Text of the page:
Pilgrim notes #8 - La Via Dolorosa & the outskirts of Jerusalem
V. We adore you, O Christ, and we bless you.
R. Because by your Holy Cross you have redeemed the world.
The way of the Cross. It seemed strange to be walking the Via Dolorosa (the way of sorrow) on some day other than Good Friday. But, we're here now, so we do it today.
We were up early again to try to beat the crowds in the old city, crowds which often make getting thru the Via Dolorosa more like a dance than a walk. As we walked from St. George's down Salah ed din street, with the large cross that we took turns carrying, the abundant number of school children rushing off to their classes were most prominent. Since St. George's sits on the East side of Jerusalem and our march took us thru Herod's Gate thru the heart of the Moslem Quarter to its center, what we were seeing were native Palestinian children, mostly Moslem. Looking at them closely, they look just like happy children anywhere rushing off to school. Outside the old city, we saw mostly older girls, but once inside Herod's Gate, mostly younger children, both boys and girls, rushing off in singles, pairs, and small groups, without adults hoovering over them, the children's apparent safety taken for granted. As we approached schools, the sounds of children voices, the same din in any language, became prominent. Passing the schools, it was notable that every school entrance was covered by private guards armed with automatic riffles/carbines. What a contrast.
The first station (Jesus is condemned) is now inside El Omariya School, normally not accessible, in what used to be a fortification, the Praetorium in the Antonia Fortress. Because of this, we, like most Pilgrims, commemorated the first station in the Franciscan Chapel of the Condemnation across the street in the Franciscan monastery.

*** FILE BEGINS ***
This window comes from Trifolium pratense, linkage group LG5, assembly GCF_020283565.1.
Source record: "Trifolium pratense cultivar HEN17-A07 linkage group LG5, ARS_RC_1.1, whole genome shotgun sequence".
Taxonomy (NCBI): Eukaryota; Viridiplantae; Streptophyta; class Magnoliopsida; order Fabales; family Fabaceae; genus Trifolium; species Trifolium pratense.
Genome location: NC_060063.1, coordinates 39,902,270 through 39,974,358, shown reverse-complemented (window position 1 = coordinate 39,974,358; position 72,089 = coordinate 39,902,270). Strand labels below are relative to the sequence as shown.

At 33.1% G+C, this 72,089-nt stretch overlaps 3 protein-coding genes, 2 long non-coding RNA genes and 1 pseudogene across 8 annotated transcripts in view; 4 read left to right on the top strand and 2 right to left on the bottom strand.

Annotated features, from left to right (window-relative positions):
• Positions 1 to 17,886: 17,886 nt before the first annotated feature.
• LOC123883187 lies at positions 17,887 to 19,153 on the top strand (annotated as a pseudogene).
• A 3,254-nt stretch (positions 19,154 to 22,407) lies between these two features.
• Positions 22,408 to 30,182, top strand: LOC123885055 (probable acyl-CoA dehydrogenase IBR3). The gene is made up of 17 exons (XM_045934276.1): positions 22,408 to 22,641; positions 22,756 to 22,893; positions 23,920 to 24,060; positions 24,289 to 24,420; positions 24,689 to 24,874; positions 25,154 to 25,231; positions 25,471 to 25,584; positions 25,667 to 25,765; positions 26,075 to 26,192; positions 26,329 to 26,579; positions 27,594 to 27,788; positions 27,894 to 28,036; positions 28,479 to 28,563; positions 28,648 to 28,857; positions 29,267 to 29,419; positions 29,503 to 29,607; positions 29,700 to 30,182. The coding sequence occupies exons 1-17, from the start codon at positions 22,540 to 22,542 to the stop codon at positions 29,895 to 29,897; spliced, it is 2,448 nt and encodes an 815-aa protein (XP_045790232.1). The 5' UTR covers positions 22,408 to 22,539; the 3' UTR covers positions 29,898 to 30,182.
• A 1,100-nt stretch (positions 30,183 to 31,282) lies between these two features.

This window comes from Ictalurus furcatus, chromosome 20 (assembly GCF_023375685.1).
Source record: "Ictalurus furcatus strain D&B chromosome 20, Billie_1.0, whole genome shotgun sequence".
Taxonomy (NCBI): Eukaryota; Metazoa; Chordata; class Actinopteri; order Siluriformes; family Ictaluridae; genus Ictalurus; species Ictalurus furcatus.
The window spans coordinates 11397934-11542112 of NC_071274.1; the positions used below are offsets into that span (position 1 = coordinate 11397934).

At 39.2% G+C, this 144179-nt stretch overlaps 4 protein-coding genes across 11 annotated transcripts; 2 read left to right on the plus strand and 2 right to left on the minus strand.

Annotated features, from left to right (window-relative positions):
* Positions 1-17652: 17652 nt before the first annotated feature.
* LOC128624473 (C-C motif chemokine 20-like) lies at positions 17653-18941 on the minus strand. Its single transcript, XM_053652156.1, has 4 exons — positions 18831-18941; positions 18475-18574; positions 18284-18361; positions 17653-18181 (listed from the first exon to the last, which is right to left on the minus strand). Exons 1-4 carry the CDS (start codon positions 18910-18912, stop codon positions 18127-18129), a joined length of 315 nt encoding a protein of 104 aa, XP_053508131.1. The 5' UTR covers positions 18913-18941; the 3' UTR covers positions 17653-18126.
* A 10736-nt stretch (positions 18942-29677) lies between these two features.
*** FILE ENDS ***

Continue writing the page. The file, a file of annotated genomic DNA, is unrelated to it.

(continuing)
We were in the lucky second groups with our St. George's College chaplain, Roger Featherston. At each station, Roger led us into the deeper meaning of the place with some remarkable insights. Then we took turns leading station prayers from a thoughtfully developed script.
The second station (Jesus takes up the cross) is in the nearly adjacent Franciscan Chapel of the Flagellation. The sidewalk outside this chapel is the actual pavement stones of first century Jerusalem, 16 feet below the level of the street outside the monastery.
The third station (Jesus falls for the first time) is commemorated at the entrance of the Polish chapel on El Wad street built during World War II underneath a sculpture of Jesus falling under the cross by Thaddeus Zielinsky.
The fourth station (Jesus meets his mother), just a few feet south on El Wad from the third station, at the Armenian Catholic Church.
The fifth station (The Cyrenean helps Jesus carry the cross) is at the Franciscan chapel "Simoni Cyreneo Crux Imponitur" (literally: "Simon the Cyrene, Cross Bearer). Here, as in the first and second stations, we go into the chapel for our devotions.
The sixth station (The veil of Veronica) is at the Church of St. Veronica that belongs to the Little Sisters of Jesus. Veronica is considered to be an icon (a point of connection between the holy and the profane) of helpfulness. The traditions says that Veronica ran from her house with a towel to wipe the brow of Jesus. Lord, help us to help others the best that we can.
The seventh station (Jesus falls for the second time) is at possibly the most incredibly crowded intersections at the corner of Via Dolorosa and Suq Khan Et Zeit street. Because of this and the growing traffic, we did not go into the Franciscan chapel which contains a pillar where the sign of Jesus' condemnation was probably written. At this point, the Jerusalem of Jesus' time ended at the old Gate of Judgement through which Jesus would have exited on his way to Golgotha.
The eighth station (Jesus consoles the crying women of Jerusalem) is at a stone embedded into the walls of the Greek Monastery of St. Charalambos inscribed with a Latin cross and an inscription "Jesus Christ is Victorious." Pilgrims traditionally touch the cross, put their fingers into the center hole, then cross themselves.